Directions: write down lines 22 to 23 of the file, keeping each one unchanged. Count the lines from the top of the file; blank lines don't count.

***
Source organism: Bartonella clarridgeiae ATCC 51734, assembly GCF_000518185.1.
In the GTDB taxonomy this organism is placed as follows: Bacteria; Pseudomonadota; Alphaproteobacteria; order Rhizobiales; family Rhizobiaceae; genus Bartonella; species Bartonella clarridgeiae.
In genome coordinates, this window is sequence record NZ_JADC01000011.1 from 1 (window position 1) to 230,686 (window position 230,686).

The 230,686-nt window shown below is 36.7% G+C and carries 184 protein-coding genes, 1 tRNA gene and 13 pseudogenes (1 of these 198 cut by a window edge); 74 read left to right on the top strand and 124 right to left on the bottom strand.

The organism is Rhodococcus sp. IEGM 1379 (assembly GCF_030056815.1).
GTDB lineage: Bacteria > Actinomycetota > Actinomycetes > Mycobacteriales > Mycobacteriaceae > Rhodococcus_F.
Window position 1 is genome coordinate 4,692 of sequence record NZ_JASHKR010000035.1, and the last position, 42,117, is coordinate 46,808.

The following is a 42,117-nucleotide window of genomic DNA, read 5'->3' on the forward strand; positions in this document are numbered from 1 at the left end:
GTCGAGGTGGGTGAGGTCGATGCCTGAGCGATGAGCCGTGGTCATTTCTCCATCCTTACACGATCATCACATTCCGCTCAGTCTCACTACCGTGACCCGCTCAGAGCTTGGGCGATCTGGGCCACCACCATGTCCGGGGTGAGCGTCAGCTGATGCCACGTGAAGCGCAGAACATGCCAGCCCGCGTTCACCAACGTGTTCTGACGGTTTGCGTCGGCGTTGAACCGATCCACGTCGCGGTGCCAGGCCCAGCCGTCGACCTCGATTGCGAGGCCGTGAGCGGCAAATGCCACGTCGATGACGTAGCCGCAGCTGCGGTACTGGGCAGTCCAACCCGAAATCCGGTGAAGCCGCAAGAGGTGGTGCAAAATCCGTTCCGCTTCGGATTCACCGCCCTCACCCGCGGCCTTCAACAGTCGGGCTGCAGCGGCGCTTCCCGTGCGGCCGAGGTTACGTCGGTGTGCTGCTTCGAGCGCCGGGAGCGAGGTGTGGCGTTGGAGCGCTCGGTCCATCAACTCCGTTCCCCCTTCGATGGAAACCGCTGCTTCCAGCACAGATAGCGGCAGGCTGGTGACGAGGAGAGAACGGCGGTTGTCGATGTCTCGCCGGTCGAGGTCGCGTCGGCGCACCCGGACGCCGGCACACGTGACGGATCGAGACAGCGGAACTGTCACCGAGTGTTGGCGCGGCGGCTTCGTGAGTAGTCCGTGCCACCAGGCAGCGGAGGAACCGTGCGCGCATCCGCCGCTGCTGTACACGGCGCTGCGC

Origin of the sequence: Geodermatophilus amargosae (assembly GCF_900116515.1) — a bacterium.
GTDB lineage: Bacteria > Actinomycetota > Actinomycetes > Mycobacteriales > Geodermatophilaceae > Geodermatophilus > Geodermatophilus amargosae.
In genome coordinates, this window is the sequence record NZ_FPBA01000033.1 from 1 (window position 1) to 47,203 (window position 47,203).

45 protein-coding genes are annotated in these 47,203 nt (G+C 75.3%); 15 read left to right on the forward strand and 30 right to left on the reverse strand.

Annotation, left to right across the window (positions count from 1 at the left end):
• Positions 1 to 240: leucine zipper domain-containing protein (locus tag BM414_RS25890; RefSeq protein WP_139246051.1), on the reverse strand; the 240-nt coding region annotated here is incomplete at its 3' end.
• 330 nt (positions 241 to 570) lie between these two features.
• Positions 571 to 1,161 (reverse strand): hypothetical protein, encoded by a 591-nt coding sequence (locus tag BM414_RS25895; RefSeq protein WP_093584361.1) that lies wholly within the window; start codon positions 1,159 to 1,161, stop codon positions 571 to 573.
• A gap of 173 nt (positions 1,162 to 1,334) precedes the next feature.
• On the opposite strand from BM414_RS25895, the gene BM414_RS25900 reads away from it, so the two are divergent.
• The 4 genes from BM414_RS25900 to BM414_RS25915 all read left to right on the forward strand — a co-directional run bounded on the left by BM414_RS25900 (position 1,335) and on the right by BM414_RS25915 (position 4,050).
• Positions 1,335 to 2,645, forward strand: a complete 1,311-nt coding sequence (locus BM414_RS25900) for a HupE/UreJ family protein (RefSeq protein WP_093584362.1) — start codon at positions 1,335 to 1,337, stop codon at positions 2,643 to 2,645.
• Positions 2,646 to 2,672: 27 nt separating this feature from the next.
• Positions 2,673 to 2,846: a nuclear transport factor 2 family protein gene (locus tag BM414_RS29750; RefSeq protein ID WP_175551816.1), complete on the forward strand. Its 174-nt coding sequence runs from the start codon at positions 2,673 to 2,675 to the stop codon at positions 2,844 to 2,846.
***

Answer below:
• Positions 2,646 to 2,672: 27 nt separating this feature from the next.
• Positions 2,673 to 2,846: a nuclear transport factor 2 family protein gene (locus tag BM414_RS29750; RefSeq protein ID WP_175551816.1), complete on the forward strand. Its 174-nt coding sequence runs from the start codon at positions 2,673 to 2,675 to the stop codon at positions 2,844 to 2,846.